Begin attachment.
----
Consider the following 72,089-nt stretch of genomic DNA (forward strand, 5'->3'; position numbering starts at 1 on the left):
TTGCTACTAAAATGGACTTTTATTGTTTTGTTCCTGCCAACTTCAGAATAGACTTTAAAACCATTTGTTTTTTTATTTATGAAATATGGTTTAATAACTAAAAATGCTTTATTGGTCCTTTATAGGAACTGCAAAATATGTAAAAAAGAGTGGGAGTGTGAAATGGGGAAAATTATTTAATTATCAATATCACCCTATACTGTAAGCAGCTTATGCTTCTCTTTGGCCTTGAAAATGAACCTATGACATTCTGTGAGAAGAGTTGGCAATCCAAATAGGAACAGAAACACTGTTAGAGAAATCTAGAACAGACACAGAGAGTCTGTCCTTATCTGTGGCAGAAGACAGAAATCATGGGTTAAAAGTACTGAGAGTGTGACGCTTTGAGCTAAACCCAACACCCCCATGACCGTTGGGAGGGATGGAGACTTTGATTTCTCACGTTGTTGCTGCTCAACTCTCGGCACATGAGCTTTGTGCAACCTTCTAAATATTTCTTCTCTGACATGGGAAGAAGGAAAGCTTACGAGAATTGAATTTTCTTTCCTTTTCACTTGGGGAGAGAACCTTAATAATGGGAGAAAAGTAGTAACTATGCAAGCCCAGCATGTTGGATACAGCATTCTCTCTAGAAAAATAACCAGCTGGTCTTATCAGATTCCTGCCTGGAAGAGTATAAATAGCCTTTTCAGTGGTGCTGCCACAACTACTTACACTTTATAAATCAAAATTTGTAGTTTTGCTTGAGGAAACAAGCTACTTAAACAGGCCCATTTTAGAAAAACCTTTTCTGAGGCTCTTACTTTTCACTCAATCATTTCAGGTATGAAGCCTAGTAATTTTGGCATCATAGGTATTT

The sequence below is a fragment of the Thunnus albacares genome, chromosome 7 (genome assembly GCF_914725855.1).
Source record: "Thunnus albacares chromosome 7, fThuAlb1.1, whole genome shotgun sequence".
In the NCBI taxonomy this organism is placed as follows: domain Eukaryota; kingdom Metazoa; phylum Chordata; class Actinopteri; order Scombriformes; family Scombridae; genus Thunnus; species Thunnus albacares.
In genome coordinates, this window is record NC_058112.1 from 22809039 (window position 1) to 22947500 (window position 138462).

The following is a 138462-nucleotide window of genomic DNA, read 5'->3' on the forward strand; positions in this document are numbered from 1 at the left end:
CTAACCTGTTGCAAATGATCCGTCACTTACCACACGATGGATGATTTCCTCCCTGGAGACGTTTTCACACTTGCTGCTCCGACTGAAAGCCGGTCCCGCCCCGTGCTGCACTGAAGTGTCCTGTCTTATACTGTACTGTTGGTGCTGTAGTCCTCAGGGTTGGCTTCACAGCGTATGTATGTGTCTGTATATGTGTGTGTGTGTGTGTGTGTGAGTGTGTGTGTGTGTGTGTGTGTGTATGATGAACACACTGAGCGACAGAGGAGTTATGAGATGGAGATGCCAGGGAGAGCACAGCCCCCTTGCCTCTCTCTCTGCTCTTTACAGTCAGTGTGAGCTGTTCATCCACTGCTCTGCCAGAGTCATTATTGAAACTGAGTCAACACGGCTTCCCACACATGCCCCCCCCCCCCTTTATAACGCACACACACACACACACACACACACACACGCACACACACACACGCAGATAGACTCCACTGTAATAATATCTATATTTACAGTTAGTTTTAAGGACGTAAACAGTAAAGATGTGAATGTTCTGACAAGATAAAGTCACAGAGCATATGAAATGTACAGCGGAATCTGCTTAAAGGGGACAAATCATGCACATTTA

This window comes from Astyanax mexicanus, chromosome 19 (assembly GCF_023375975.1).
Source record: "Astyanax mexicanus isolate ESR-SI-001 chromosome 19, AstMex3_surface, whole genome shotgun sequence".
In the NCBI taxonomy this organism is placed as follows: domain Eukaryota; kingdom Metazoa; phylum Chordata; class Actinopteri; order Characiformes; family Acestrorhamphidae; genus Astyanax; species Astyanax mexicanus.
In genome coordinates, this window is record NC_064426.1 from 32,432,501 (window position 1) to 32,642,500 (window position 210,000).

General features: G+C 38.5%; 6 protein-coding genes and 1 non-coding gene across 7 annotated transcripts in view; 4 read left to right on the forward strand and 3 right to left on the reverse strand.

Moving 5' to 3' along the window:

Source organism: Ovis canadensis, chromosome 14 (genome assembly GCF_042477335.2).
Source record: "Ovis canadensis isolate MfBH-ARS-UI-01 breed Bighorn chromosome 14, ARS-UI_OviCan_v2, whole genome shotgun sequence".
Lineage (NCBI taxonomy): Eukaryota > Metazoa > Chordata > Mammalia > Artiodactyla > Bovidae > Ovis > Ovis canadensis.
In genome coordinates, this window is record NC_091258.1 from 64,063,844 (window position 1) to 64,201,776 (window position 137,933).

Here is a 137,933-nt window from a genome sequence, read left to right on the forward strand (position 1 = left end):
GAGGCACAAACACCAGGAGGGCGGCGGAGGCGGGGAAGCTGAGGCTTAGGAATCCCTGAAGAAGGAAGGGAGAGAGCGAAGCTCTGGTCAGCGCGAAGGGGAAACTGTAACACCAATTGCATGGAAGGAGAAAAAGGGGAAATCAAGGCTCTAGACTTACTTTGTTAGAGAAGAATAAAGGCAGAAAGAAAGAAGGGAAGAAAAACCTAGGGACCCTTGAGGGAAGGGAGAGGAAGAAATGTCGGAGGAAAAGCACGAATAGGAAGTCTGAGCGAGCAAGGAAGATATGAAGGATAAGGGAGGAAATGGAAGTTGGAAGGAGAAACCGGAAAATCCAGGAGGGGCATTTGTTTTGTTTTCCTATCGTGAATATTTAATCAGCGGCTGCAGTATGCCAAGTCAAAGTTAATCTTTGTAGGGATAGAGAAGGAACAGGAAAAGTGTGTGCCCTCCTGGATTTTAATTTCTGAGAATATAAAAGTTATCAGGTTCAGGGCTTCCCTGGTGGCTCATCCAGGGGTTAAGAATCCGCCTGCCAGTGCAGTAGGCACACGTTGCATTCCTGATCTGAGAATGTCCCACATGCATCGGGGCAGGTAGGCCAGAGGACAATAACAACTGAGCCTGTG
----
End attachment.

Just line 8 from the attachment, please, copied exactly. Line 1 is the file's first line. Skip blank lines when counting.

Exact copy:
CTAACCTGTTGCAAATGATCCGTCACTTACCACACGATGGATGATTTCCTCCCTGGAGACGTTTTCACACTTGCTGCTCCGACTGAAAGCCGGTCCCGCCCCGTGCTGCACTGAAGTGTCCTGTCTTATACTGTACTGTTGGTGCTGTAGTCCTCAGGGTTGGCTTCACAGCGTATGTATGTGTCTGTATATGTGTGTGTGTGTGTGTGTGTGAGTGTGTGTGTGTGTGTGTGTGTGTATGATGAACACACTGAGCGACAGAGGAGTTATGAGATGGAGATGCCAGGGAGAGCACAGCCCCCTTGCCTCTCTCTCTGCTCTTTACAGTCAGTGTGAGCTGTTCATCCACTGCTCTGCCAGAGTCATTATTGAAACTGAGTCAACACGGCTTCCCACACATGCCCCCCCCCCCCTTTATAACGCACACACACACACACACACACACACACACGCACACACACACACGCAGATAGACTCCACTGTAATAATATCTATATTTACAGTTAGTTTTAAGGACGTAAACAGTAAAGATGTGAATGTTCTGACAAGATAAAGTCACAGAGCATATGAAATGTACAGCGGAATCTGCTTAAAGGGGACAAATCATGCACATTTA